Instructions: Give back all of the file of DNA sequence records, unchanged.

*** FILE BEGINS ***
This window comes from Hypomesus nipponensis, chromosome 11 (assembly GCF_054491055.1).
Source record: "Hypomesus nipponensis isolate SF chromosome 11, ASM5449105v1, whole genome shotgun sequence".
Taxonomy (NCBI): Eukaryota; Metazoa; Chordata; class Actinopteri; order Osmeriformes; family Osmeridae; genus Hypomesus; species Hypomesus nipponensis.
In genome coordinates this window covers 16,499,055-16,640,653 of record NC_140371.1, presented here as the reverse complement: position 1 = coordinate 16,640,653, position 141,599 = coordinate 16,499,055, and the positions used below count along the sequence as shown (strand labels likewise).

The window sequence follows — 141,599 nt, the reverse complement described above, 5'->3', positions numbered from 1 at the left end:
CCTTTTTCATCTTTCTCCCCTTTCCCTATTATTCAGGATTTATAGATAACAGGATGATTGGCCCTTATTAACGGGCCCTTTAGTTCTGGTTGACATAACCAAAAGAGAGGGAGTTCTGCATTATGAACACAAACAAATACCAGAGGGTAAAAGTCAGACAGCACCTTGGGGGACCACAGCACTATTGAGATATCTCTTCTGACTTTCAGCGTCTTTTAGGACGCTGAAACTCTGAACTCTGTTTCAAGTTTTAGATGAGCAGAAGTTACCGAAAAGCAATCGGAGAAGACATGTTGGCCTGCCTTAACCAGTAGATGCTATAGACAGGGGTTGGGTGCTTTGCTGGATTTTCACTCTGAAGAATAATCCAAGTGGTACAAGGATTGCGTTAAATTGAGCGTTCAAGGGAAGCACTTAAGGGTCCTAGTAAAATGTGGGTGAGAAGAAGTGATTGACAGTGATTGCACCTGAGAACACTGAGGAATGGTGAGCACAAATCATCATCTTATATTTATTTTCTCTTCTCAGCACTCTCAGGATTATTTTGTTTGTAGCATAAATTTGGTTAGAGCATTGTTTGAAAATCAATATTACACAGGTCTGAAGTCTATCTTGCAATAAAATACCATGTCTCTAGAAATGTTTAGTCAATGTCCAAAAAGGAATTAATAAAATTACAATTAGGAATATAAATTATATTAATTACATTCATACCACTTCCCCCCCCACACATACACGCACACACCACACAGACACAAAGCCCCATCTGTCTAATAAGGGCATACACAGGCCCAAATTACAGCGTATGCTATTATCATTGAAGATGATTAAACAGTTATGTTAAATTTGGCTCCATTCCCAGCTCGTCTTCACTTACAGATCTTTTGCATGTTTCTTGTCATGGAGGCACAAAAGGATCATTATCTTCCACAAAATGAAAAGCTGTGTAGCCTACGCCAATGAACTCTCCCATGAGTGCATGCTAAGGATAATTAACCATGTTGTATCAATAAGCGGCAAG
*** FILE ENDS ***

This window comes from Hypomesus nipponensis, chromosome 11 (assembly GCF_054491055.1).
Source record: "Hypomesus nipponensis isolate SF chromosome 11, ASM5449105v1, whole genome shotgun sequence".
Taxonomy (NCBI): Eukaryota; Metazoa; Chordata; class Actinopteri; order Osmeriformes; family Osmeridae; genus Hypomesus; species Hypomesus nipponensis.
In genome coordinates this window covers 16,499,055-16,640,653 of record NC_140371.1, presented here as the reverse complement: position 1 = coordinate 16,640,653, position 141,599 = coordinate 16,499,055, and the positions used below count along the sequence as shown (strand labels likewise).

The window sequence follows — 141,599 nt, the reverse complement described above, 5'->3', positions numbered from 1 at the left end:
CCTTTTTCATCTTTCTCCCCTTTCCCTATTATTCAGGATTTATAGATAACAGGATGATTGGCCCTTATTAACGGGCCCTTTAGTTCTGGTTGACATAACCAAAAGAGAGGGAGTTCTGCATTATGAACACAAACAAATACCAGAGGGTAAAAGTCAGACAGCACCTTGGGGGACCACAGCACTATTGAGATATCTCTTCTGACTTTCAGCGTCTTTTAGGACGCTGAAACTCTGAACTCTGTTTCAAGTTTTAGATGAGCAGAAGTTACCGAAAAGCAATCGGAGAAGACATGTTGGCCTGCCTTAACCAGTAGATGCTATAGACAGGGGTTGGGTGCTTTGCTGGATTTTCACTCTGAAGAATAATCCAAGTGGTACAAGGATTGCGTTAAATTGAGCGTTCAAGGGAAGCACTTAAGGGTCCTAGTAAAATGTGGGTGAGAAGAAGTGATTGACAGTGATTGCACCTGAGAACACTGAGGAATGGTGAGCACAAATCATCATCTTATATTTATTTTCTCTTCTCAGCACTCTCAGGATTATTTTGTTTGTAGCATAAATTTGGTTAGAGCATTGTTTGAAAATCAATATTACACAGGTCTGAAGTCTATCTTGCAATAAAATACCATGTCTCTAGAAATGTTTAGTCAATGTCCAAAAAGGAATTAATAAAATTACAATTAGGAATATAAATTATATTAATTACATTCATACCACTTCCCCCCCCACACATACACGCACACACCACACAGACACAAAGCCCCATCTGTCTAATAAGGGCATACACAGGCCCAAATTACAGCGTATGCTATTATCATTGAAGATGATTAAACAGTTATGTTAAATTTGGCTCCATTCCCAGCTCGTCTTCACTTACAGATCTTTTGCATGTTTCTTGTCATGGAGGCACAAAAGGATCATTATCTTCCACAAAATGAAAAGCTGTGTAGCCTACGCCAATGAACTCTCCCATGAGTGCATGCTAAGGATAATTAACCATGTTGTATCAATAAGCGGCAAG